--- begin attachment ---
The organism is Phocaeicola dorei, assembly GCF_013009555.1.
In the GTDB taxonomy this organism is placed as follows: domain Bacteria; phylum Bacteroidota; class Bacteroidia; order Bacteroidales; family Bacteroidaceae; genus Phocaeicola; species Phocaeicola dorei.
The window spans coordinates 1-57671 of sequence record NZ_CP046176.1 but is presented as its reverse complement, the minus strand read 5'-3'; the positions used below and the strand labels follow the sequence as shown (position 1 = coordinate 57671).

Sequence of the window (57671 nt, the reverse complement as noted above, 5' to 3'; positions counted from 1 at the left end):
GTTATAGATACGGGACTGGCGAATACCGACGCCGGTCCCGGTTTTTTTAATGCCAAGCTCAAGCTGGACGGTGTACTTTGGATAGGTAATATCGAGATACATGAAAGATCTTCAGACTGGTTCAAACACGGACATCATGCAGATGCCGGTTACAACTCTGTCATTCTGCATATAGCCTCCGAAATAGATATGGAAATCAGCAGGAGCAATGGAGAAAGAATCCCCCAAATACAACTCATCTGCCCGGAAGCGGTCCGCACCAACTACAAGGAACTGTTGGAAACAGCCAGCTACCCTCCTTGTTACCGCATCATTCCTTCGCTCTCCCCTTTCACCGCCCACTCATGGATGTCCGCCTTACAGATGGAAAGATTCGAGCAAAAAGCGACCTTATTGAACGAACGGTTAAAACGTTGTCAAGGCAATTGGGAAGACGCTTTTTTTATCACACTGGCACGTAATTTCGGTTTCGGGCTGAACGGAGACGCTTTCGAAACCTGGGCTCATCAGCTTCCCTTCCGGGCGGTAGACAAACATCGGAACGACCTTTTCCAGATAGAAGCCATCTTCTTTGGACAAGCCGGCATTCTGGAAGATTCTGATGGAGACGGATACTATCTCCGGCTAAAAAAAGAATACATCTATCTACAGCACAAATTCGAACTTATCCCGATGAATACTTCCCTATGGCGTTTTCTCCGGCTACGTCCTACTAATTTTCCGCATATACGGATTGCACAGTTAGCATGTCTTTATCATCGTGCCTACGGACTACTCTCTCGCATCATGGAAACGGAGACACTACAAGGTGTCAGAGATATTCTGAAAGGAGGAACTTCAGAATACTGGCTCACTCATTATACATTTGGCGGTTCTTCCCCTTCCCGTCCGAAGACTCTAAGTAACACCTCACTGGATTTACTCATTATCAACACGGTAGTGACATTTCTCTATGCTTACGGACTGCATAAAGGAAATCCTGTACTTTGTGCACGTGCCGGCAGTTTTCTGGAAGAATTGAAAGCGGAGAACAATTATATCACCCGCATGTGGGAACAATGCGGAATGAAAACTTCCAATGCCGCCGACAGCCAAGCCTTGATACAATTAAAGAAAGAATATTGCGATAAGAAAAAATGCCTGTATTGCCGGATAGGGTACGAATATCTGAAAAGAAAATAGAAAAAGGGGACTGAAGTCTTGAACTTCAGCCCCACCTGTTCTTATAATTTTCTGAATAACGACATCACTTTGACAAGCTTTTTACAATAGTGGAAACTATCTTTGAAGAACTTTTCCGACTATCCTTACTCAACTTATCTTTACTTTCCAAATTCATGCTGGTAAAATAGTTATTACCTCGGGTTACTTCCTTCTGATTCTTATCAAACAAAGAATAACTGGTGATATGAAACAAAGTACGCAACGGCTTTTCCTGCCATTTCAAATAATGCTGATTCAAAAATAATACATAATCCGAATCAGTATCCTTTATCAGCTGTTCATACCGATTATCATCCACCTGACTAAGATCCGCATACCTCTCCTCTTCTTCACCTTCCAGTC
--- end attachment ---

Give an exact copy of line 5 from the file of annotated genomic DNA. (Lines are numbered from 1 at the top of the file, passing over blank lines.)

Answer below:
GTTATAGATACGGGACTGGCGAATACCGACGCCGGTCCCGGTTTTTTTAATGCCAAGCTCAAGCTGGACGGTGTACTTTGGATAGGTAATATCGAGATACATGAAAGATCTTCAGACTGGTTCAAACACGGACATCATGCAGATGCCGGTTACAACTCTGTCATTCTGCATATAGCCTCCGAAATAGATATGGAAATCAGCAGGAGCAATGGAGAAAGAATCCCCCAAATACAACTCATCTGCCCGGAAGCGGTCCGCACCAACTACAAGGAACTGTTGGAAACAGCCAGCTACCCTCCTTGTTACCGCATCATTCCTTCGCTCTCCCCTTTCACCGCCCACTCATGGATGTCCGCCTTACAGATGGAAAGATTCGAGCAAAAAGCGACCTTATTGAACGAACGGTTAAAACGTTGTCAAGGCAATTGGGAAGACGCTTTTTTTATCACACTGGCACGTAATTTCGGTTTCGGGCTGAACGGAGACGCTTTCGAAACCTGGGCTCATCAGCTTCCCTTCCGGGCGGTAGACAAACATCGGAACGACCTTTTCCAGATAGAAGCCATCTTCTTTGGACAAGCCGGCATTCTGGAAGATTCTGATGGAGACGGATACTATCTCCGGCTAAAAAAAGAATACATCTATCTACAGCACAAATTCGAACTTATCCCGATGAATACTTCCCTATGGCGTTTTCTCCGGCTACGTCCTACTAATTTTCCGCATATACGGATTGCACAGTTAGCATGTCTTTATCATCGTGCCTACGGACTACTCTCTCGCATCATGGAAACGGAGACACTACAAGGTGTCAGAGATATTCTGAAAGGAGGAACTTCAGAATACTGGCTCACTCATTATACATTTGGCGGTTCTTCCCCTTCCCGTCCGAAGACTCTAAGTAACACCTCACTGGATTTACTCATTATCAACACGGTAGTGACATTTCTCTATGCTTACGGACTGCATAAAGGAAATCCTGTACTTTGTGCACGTGCCGGCAGTTTTCTGGAAGAATTGAAAGCGGAGAACAATTATATCACCCGCATGTGGGAACAATGCGGAATGAAAACTTCCAATGCCGCCGACAGCCAAGCCTTGATACAATTAAAGAAAGAATATTGCGATAAGAAAAAATGCCTGTATTGCCGGATAGGGTACGAATATCTGAAAAGAAAATAGAAAAAGGGGACTGAAGTCTTGAACTTCAGCCCCACCTGTTCTTATAATTTTCTGAATAACGACATCACTTTGACAAGCTTTTTACAATAGTGGAAACTATCTTTGAAGAACTTTTCCGACTATCCTTACTCAACTTATCTTTACTTTCCAAATTCATGCTGGTAAAATAGTTATTACCTCGGGTTACTTCCTTCTGATTCTTATCAAACAAAGAATAACTGGTGATATGAAACAAAGTACGCAACGGCTTTTCCTGCCATTTCAAATAATGCTGATTCAAAAATAATACATAATCCGAATCAGTATCCTTTATCAGCTGTTCATACCGATTATCATCCACCTGACTAAGATCCGCATACCTCTCCTCTTCTTCACCTTCCAGTC